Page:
>(by say a cluster manager), you can always have your cluster software
>(or DBA, of course) turn it off by editing the config setting and
>reloading. Doing it that way you can actually *verify* that the site
>is gone for an indefinite amount of time.

The system might as well do this for me when the standby gets
disconnected instead of halting the master.

>> If we were just talking about network glitches then I would be fine
>> with the current behavior because I do not believe they are
>> long-lasting anyway and they are also *quantifiable* which is a huge
>> bonus.

>But the proposed switches doesn't actually make it possible to
>differentiate between these "non-long-lasting" issues and long-lasting
>ones, does it? We might want an interface that actually does...

“replication_timeout” where the primary disconnects the WAL sender
after a timeout together with “synchronous_standalone_master” which
tells the primary it can continue anyway when that happens allows
exactly that. This would then be first part towards that but I wanted
to start out small and I personally think it is sufficient to draw the
line at TCP disconnect of the standby.

>>>>> When is the replication mode switched from "standalone" to "sync"?
>>>>
>>>> Good question. Currently that happens when a standby server has
>>>> connected and also been deemed suitable for synchronous commit by the
>>>> master ( meaning that its name matches the config variable
>>>> synchronous_standby_names ). So in a setup with both synchronous and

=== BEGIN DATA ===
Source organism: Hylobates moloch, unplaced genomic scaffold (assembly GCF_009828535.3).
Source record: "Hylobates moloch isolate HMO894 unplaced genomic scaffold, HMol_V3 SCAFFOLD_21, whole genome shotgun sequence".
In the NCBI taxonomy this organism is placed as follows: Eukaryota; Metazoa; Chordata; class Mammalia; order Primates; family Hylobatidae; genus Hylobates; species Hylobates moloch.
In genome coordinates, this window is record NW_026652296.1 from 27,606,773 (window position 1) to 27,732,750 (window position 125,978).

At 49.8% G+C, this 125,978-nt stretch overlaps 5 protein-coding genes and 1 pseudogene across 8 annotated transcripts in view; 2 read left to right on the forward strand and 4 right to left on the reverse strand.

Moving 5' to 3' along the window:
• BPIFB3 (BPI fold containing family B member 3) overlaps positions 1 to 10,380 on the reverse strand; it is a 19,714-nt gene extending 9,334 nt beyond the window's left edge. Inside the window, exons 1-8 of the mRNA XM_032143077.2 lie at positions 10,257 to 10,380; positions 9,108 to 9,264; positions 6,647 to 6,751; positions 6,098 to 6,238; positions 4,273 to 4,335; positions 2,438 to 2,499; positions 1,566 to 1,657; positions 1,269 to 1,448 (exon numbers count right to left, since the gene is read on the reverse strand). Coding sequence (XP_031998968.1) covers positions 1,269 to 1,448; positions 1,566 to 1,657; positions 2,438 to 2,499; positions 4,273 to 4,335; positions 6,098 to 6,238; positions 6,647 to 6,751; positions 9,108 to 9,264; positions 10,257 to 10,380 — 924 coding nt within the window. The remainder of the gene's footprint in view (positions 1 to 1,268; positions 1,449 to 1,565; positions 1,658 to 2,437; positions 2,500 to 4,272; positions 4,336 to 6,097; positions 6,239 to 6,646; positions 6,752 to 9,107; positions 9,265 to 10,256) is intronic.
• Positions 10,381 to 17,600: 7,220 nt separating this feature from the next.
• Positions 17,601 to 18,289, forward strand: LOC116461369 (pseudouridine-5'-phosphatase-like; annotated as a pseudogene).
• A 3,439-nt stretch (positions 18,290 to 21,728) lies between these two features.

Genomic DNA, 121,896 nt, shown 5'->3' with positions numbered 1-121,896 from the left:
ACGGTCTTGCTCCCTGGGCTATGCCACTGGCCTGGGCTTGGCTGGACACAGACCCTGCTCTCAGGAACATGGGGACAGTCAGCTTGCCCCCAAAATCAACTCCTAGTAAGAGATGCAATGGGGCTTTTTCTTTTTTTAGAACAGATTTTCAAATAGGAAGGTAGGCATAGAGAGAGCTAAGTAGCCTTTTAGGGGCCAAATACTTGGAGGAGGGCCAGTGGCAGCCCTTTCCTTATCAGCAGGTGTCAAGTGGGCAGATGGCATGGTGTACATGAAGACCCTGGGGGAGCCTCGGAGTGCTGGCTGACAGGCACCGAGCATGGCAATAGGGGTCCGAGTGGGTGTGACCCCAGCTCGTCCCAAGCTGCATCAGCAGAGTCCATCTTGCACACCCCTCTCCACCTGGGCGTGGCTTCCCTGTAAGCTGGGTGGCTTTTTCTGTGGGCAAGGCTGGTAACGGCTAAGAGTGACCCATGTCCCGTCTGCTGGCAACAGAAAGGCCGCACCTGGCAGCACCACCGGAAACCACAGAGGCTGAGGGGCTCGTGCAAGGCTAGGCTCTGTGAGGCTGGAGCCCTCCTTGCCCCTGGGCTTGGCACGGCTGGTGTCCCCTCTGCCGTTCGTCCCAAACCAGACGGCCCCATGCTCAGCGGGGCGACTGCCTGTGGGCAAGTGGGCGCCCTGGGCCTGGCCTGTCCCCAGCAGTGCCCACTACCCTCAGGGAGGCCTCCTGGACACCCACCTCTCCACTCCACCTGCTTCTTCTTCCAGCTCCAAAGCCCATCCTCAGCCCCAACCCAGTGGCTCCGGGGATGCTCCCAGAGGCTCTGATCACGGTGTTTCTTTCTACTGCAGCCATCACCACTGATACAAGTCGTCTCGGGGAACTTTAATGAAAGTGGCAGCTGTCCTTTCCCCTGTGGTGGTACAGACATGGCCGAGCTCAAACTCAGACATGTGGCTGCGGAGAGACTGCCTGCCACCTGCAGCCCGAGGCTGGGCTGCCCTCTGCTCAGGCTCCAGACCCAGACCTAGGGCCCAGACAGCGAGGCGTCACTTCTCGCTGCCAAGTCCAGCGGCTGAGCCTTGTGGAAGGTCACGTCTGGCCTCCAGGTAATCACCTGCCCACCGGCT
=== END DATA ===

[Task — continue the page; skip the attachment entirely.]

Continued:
>>>> asynchronous standbys, the master only considers the synchronous ones
>>>> when deciding on standalone mode. The asynchronous standbys are
>>>> “useless” to a synchronous master anyway.
>
>>>But wouldn't an async standby still be a lot better than no standby at
>>>all (standalone)?
>
>> As soon as the standby comes back online, I want to wait for it to sync.

>I guess I just find this very inconsistent. You're willing to wait,
>but only sometimes. You're not willing to wait when it goes down, but
>you are willing to wait when it comes back. I don't see why this
>should be different, and I don't see how you can reliably
>differentiate between these two.

When the wait is quantifiable, I want to wait (like a connected
standby that is in the process of catching up). When it is not (like
when the remote node disappeared and the master has no way of knowing
for how long), I do not want to wait.

In both cases I want to send off alerts, get people involved and fix
the problem causing this, it is not something that should happen
often.

>>>>> The former might block the transactions for a long time until the standby has caught up with the master even though synchronous_standalone_master is enabled and a user wants to avoid such a downtime.
>>
>>>> If we a talking about a network “glitch”, than the standby would take
>>>> a few seconds/minutes to catch up (not hours!) which is acceptable if
>>>> you ask me.
>
>>>So it's not Ok to block the master when the standby goes away, but it
>>>is ok to block it when it comes back and catches up? The goes away
>>>might be the same amount of time - or even shorter, depending on
>>>exactly how the network works..
>>
>> To be honest I don’t have a very strong opinion here, we could go
>> either way, I just wanted to keep this patch as small as possible to
>> begin with. But again network glitches aren’t my primary concern in a
>> HA system because the amount of data that the standby lags behind is
>> possible to estimate and plan for.
>>
>> Typically switch convergence takes in the order of 15-30 seconds and I
>> can thus typically assume that the restarted standby can recover that
>> gap in less than a minute. So once upon a blue moon when something
>> like that happens, commits would take up to say 1 minute longer. No
>> big deal IMHO.

>What about the slave rebooting, for example? That'll usually be pretty
>quick too - so you'd be ok waiting for that. But your patch doesn't